Ms Assumpta Ann Dermody, Alexandria, Virginia, Submitted via whitehouse.gov 3/20/2015 4:16pm
Dear Mr President,
I've cheered your nomination, celebrated your elections, stood on the mall with the million-plus during both your inaugurations (brrr!), cried when the healthcare bill passed, and stood up in front of my TV and applauded (maybe even punched the air) at your November speech on immigration. But I've never been able to vote for you. That's because I'm an LPR. One of 13 million who have come to the US legally, wrestled with a frustrating and occasionally unfair immigration system, and won. Like the rest of my swearing-in class, we've waited patiently for the five years to be up, so we could be naturalized citizens. That journey ends in a high school in northern Virginia on Tuesday, March 31, when we raise our hands and pledge allegiance to our new home, country and flag, the United States of America. For every one of us standing proudly in pressed suits, new dresses, and shined-up shoes, this is a big day (or a big f***g deal, as Joe Biden might say). For some of us it will have been a hard-won, long-drawn-out process. But just like the people who risk life and limb to illegally cross the border so their kids have a better life, each one of us in that room will have a story. And we will be thinking what this day means to us, to our future generations, and to those far away.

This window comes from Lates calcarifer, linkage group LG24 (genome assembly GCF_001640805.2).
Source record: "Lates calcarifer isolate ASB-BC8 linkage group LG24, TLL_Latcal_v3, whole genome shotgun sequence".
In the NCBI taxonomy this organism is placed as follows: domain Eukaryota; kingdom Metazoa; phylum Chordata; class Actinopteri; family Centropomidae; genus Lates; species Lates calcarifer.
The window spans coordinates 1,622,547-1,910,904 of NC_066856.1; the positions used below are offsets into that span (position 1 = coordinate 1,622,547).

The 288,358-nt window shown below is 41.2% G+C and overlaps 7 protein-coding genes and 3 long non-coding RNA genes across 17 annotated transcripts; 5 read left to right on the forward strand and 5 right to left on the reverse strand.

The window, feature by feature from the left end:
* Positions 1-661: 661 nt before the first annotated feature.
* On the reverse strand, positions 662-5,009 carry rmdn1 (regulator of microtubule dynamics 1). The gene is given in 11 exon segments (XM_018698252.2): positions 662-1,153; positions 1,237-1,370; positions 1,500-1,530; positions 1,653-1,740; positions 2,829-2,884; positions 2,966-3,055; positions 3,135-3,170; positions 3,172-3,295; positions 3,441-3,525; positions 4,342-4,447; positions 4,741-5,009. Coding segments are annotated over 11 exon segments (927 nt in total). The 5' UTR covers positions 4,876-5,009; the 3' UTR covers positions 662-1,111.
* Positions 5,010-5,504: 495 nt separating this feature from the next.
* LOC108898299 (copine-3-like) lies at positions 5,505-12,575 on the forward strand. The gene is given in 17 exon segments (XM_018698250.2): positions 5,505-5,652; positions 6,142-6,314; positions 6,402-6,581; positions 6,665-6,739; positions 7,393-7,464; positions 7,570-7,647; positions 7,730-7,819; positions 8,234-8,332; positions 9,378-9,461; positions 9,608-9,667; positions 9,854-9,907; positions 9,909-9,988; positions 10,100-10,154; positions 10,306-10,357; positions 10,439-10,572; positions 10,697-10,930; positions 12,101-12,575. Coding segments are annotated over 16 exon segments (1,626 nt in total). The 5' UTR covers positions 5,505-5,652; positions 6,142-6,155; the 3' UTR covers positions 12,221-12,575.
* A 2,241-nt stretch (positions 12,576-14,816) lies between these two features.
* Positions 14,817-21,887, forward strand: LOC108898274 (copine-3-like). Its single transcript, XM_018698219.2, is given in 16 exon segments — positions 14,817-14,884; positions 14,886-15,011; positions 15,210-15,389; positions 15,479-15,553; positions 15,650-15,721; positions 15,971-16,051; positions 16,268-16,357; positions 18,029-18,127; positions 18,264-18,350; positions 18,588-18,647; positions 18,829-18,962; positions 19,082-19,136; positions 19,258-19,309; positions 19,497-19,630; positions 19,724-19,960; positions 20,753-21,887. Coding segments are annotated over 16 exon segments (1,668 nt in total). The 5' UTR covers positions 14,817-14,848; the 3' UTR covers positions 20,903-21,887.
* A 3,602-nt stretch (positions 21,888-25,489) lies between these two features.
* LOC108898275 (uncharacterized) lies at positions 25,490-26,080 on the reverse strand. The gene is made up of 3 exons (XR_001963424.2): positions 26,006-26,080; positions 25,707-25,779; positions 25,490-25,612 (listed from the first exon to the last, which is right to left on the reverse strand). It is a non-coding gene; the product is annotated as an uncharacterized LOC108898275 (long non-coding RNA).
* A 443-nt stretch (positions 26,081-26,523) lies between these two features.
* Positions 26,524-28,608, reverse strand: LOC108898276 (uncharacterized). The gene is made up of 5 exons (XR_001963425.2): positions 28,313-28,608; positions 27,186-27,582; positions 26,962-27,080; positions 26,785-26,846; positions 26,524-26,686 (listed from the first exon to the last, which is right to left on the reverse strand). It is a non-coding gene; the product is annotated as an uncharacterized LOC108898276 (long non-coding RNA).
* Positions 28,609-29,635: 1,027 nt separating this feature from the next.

For me, I'll be thinking of my late husband who looked forward to this day immensely. He loved his country with a quiet patriotism, and came out of retirement to work as the general manager for Cargo with TSA when his country called him after 9/11.
While I know you have any number of things to do that day, I thought I'd take a shot and invite you to attend our ceremony. It would make an extra special day for us exceptional, and show detractors who criticise your immigration policies that you're just as concerned with us "legals" - who have followed their own, sometimes-fraught, paths to citizenship - as you are (thankfully!) with those who did not have our opportunity. The papers we receive on March 31 will not change our different accents, skin tones, or levels of education. It will not mean that, on occasion, we will sometimes be treated like second-class citizens, but for that day, at least, we'll feel like we have arrived.
I thank you, Mr President, for a tenure that continues to shine a light on those with little-heard voices, and for representing all that is great with America.
Assumpta (Ann) Dermody